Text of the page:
TREATMENTS AND ECONOMIC ASPECTS OF GROWING RICE AND WHEAT CROPS DURING RECLAMATION OF TILE DRAINED SALINE‐SODIC SOILS USING BRACKISH WATERS uri icon

abstract

  • We carried out three field experiments on salt-affected soils having tile drainage in place, which differed in ambient levels of electrical conductivity and sodium adsorption ratio. The 3-year cropping sequence consisted of a rice-wheat rotation. These crops were irrigated with waters having different levels of salinity (EC 2.7-4.5 dS m(-1)), and sodicity (SAR 8.0-28.8 and residual sodium carbonate 1.3-14.9 mmol(c) L-1). The treatments on all the sites were the same and consisted of: (1) Irrigation with saline/sodic water without amendment (control); (2) Sesbania green manure each year (SGM(E)); (3) Soil-applied gypsum equivalent to gypsum requirement of water (GWR), and (4) Soil-applied gypsum as in treatment 3 plus sesbania green manure each year (G_SGM(E)). We found a decreasing trend in soil salinity and sodicity and favourable levels of infiltration rate and bulk density over pre-experiment levels. In terms of overall treatment effectiveness in causing a decrease in soil salinity and sodicity, G_SGM(E) caused the greatest decrease. Based on our multi-location and long-term study, we propose a combination of gypsum and sesbania green manuring each year. This is an important resource conservation intervention that helps to mitigate the ill effects of salts and improves crop yields on salt-affected soils where low-quality water is used for irrigation. Copyright (C) 2010 John Wiley & Sons, Ltd.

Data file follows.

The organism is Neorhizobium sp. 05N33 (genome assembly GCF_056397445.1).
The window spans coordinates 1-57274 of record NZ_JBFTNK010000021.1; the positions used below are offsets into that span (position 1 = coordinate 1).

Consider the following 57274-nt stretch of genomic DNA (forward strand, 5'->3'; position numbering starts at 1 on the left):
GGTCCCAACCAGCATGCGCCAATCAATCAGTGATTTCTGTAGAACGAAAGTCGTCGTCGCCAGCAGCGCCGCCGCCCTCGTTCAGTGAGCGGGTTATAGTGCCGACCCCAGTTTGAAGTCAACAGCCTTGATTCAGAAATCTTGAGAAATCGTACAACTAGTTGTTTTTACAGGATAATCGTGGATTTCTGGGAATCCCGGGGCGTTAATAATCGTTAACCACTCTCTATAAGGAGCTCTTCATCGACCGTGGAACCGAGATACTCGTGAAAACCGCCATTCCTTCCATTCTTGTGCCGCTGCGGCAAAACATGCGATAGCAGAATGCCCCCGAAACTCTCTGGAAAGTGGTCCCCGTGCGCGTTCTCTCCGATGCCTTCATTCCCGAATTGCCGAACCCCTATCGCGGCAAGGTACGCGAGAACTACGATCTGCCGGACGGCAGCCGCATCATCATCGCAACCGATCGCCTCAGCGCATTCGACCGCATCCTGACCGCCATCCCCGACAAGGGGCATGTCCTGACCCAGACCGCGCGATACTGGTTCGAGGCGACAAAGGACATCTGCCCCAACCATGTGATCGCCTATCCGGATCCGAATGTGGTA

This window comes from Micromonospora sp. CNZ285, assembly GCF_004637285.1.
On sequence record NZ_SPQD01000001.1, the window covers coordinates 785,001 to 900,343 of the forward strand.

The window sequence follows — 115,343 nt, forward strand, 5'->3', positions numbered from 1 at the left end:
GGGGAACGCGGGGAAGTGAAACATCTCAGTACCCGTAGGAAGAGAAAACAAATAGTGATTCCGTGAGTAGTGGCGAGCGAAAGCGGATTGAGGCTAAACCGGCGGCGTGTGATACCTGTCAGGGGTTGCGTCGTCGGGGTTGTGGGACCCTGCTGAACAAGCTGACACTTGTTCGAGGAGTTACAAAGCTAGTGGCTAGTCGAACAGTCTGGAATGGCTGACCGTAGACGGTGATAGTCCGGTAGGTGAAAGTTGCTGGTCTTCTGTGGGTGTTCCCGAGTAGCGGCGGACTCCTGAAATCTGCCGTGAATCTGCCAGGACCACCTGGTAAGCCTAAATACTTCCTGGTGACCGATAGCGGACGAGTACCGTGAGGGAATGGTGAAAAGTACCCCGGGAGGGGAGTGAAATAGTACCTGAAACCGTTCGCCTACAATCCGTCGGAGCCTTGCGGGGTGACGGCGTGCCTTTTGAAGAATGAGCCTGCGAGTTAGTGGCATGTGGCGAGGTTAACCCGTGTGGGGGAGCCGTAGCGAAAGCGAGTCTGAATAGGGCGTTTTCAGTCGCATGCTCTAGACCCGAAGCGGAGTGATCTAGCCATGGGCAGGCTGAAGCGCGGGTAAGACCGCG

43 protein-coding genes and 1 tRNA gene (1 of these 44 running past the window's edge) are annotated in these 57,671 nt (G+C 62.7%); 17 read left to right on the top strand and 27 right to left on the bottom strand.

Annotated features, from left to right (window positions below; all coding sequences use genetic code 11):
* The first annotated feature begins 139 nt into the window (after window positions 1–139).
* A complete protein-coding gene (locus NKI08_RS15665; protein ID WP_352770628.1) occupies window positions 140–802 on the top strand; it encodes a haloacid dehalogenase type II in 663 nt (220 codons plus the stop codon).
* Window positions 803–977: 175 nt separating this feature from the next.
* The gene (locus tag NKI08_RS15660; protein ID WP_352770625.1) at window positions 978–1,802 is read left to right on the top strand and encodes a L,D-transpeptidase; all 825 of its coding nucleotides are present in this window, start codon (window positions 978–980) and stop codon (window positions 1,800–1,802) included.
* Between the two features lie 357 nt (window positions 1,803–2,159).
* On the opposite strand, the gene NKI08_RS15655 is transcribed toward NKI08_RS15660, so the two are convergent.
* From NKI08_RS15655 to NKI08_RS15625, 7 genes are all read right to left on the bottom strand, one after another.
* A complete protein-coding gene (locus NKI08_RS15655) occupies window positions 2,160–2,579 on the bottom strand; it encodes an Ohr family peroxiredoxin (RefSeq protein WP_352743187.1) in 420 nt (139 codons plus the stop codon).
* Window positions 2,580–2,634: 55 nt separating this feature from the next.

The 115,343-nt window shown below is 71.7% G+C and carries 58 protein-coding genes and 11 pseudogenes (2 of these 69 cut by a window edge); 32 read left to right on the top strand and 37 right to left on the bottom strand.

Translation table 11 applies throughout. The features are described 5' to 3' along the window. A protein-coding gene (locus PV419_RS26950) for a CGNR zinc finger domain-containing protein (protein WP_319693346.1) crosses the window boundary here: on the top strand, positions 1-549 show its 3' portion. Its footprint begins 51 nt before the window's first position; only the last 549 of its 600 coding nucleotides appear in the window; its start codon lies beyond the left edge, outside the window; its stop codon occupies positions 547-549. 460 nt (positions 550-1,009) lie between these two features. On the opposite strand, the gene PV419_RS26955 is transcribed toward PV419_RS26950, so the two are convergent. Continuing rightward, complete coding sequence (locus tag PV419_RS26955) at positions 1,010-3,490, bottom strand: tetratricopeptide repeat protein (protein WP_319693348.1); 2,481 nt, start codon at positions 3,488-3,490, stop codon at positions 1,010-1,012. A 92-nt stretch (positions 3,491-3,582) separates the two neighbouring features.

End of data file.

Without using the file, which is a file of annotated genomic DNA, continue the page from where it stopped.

publication date

  • 2011
  • 2011